Talons Philosophy

An Open Online Highschool Philosophy Course


What are Words? – Alysha

Component A: My question was about how words affected our idea of objects and how we associated words with what they were created to mean. I chose this question because I have always been curious about how there is a specific list of words that we all just accept and all agree on one specific meaning. I think it is really interesting how we can create a mental picture of something in our head that was communicated by putting together a couple of letters. Also how letters put together, can alter our perception of the world around us.  The idea of different languages and how we can not communicate with people in different parts of the world because their letters are put together differently than ours and a word that looks like an english word can have the meaning of something completely different really confused me and made me want to look deeper into it. This was a very difficult subject to research due to the fact that I had to pre-research before I actually was able to use the databases. I spent many hours wrapping my mind around the idea of linguistics and what that area of study was. I also spend a lot of time researching on Saussure and Locke because both had many valid points on their opinion of where words actually came from. Finding actually relevent topics on the data bases was almost impossible some of my research was done through the databases and some came from other sources. What is the significance of words? How do words affect our ideas and thoughts? How do we associate objects with words? These were all the questions I wanted to research answers to.

Component B: Statistics, Probability, Significance, Likelihood: Words Mean What We Define Them to Mean GORDON B. DRUMMOND,* AND BRIAN D. M. TOMDebate: Seven Ways to be A Realist About Language,The arbitrary power of language

Component C: In these readings and several others, the main aspects that shed light upon my questions were:

  • “We use language to express ourselves through speech, to record our experiences, or to invent or tell stories in writing. Language is made up of socially shared rules that includes:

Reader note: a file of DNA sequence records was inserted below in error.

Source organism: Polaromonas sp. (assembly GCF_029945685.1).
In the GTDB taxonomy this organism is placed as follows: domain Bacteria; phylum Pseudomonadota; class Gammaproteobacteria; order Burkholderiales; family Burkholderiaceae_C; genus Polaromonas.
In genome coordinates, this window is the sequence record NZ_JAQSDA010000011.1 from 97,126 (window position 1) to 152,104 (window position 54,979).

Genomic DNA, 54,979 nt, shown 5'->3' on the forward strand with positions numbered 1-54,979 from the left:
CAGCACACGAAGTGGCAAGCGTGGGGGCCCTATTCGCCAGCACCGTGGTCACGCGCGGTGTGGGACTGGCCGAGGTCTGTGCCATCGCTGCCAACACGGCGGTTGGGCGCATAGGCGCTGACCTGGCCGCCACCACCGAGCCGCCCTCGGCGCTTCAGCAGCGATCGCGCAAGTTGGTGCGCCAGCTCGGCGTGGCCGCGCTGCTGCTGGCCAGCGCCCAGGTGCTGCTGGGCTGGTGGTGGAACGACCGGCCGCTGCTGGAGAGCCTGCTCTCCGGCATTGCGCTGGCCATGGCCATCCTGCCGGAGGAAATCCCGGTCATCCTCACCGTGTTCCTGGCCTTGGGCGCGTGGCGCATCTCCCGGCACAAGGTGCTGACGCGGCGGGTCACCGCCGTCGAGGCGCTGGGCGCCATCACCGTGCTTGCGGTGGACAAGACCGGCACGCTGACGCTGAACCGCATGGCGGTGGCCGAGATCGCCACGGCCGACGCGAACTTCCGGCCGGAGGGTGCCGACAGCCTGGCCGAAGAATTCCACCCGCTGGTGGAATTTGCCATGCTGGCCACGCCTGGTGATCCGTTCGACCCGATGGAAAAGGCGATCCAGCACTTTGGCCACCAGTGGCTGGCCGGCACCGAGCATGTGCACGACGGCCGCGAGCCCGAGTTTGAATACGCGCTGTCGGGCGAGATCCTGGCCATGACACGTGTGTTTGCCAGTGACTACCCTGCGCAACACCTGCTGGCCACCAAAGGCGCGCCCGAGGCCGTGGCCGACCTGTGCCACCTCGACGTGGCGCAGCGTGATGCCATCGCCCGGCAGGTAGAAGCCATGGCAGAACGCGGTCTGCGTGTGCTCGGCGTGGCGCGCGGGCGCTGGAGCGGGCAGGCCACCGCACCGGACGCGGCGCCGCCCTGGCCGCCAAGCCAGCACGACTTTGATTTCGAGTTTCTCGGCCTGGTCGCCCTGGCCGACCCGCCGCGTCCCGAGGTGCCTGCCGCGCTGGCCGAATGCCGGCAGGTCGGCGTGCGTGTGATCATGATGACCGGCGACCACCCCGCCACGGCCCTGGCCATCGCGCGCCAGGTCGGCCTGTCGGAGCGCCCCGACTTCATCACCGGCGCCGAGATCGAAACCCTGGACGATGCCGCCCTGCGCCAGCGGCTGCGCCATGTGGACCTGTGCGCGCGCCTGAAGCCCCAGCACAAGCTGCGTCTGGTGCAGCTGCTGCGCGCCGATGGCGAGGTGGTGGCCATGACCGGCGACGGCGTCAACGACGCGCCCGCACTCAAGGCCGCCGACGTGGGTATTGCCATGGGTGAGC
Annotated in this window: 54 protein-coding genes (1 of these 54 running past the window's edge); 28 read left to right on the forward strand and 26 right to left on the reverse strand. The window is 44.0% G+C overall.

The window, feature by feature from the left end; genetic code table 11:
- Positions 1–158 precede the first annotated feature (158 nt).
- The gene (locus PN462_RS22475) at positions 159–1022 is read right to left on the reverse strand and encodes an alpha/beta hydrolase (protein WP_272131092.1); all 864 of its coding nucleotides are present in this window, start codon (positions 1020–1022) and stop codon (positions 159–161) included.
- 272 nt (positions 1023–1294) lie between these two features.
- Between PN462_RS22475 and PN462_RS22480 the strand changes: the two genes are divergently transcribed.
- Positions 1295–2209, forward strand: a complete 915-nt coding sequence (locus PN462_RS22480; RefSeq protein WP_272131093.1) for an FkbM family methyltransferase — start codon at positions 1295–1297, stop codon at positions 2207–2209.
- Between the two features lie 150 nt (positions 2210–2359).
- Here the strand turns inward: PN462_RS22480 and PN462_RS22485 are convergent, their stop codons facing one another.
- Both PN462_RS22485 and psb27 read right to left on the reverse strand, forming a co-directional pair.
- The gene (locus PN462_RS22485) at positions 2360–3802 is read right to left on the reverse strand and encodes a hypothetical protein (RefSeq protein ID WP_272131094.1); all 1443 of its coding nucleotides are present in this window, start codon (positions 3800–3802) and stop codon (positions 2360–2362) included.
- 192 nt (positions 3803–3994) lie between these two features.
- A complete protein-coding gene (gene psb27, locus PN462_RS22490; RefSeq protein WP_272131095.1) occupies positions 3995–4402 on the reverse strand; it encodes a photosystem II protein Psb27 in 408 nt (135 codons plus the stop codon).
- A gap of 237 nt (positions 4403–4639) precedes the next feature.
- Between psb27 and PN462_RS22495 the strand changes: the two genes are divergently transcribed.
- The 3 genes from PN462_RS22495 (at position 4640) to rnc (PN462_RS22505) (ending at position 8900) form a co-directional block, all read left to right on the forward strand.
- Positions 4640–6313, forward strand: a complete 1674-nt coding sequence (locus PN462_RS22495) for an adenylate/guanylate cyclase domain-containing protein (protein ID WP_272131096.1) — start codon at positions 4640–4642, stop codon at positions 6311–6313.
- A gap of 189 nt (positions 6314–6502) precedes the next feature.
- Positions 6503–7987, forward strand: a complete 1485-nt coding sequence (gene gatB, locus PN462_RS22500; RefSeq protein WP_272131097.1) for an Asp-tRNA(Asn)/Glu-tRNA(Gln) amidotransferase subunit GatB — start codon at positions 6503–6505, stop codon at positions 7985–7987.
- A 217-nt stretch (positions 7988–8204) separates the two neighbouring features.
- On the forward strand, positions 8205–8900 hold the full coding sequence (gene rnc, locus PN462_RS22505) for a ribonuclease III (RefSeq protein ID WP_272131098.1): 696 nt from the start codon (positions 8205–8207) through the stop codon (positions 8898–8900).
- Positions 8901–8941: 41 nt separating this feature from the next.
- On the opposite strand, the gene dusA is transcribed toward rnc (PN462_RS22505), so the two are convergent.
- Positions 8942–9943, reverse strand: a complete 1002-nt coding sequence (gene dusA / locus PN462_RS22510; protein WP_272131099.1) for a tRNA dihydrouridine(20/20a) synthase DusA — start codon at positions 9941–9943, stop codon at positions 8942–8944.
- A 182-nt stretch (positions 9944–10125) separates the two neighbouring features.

• What words mean
    • How to make new words
    • How to put new words together
    • What word combinations are best in different situations”   — This abstract explains how we as a society incorporate and manipulate language to further befit ourselves and how language assists us to communicate our ideas and to share our opinions with our peers. This list demonstrates that language is not set in stone, instead it is just an idea of how society has come together to put together a way to communicate with each other. Language is not finite but rather infinite because people are always coming up with new ways to share ideas or thoughts and dictionaries are always adding new words that we have never come up with before into them which proves that language is a never-ending concept that is difficult to completely master.


  • Ferdinand De Saussure — He was a big influence on the ways we thought about language and where do words really originate from. He understood that thinking about language really ment to be thinking about thinking. This concept is really challenging to wrap your head around, but this meant that in order for him to conceptualize words as a whole, he needed to first understand what it meant to think about how our brains think about words. He first broke down our idea of a word into two parts a) the concept and b) the sound image.
    • For example: picture a random tree (made up or real). This tree regardless of the exact form, this abstract idea of a tree, is a concept. Now picture the letters T-R-E-E. These four letters, when put in this order form the sound image in that they can be spoken, written or read. But without the imagined tree behind them, the letters are meaningless. Only by uniting the concept and sound image will tree evoke the mental picture you have just made up.


  • John Locke wrote: “There is no natural connection between particular sounds and particular ideas, if there were, there would only be one human language.” — This was a very important idea for people to understand because it directly contradicts Saussure idea of how words are conceptualized because Saussure believed that in order to understand words, we must first understand how we think about words, while Locke believed there was no such connection between the two concepts. His opinion was more leaning towards all words are arbitrary otherwise why would different words be used for the same thing in a different language.


Component D: New Questions…

Who accepts this words (sound) as the single way to communicate ideas/opinions to each other?

How do we define and create new languages?

How do words create a symbol of objects?

How do we form the “standard” of a word, and who decides if it is a word or not?

Why is the spelling of a word correct and who declares that it is?





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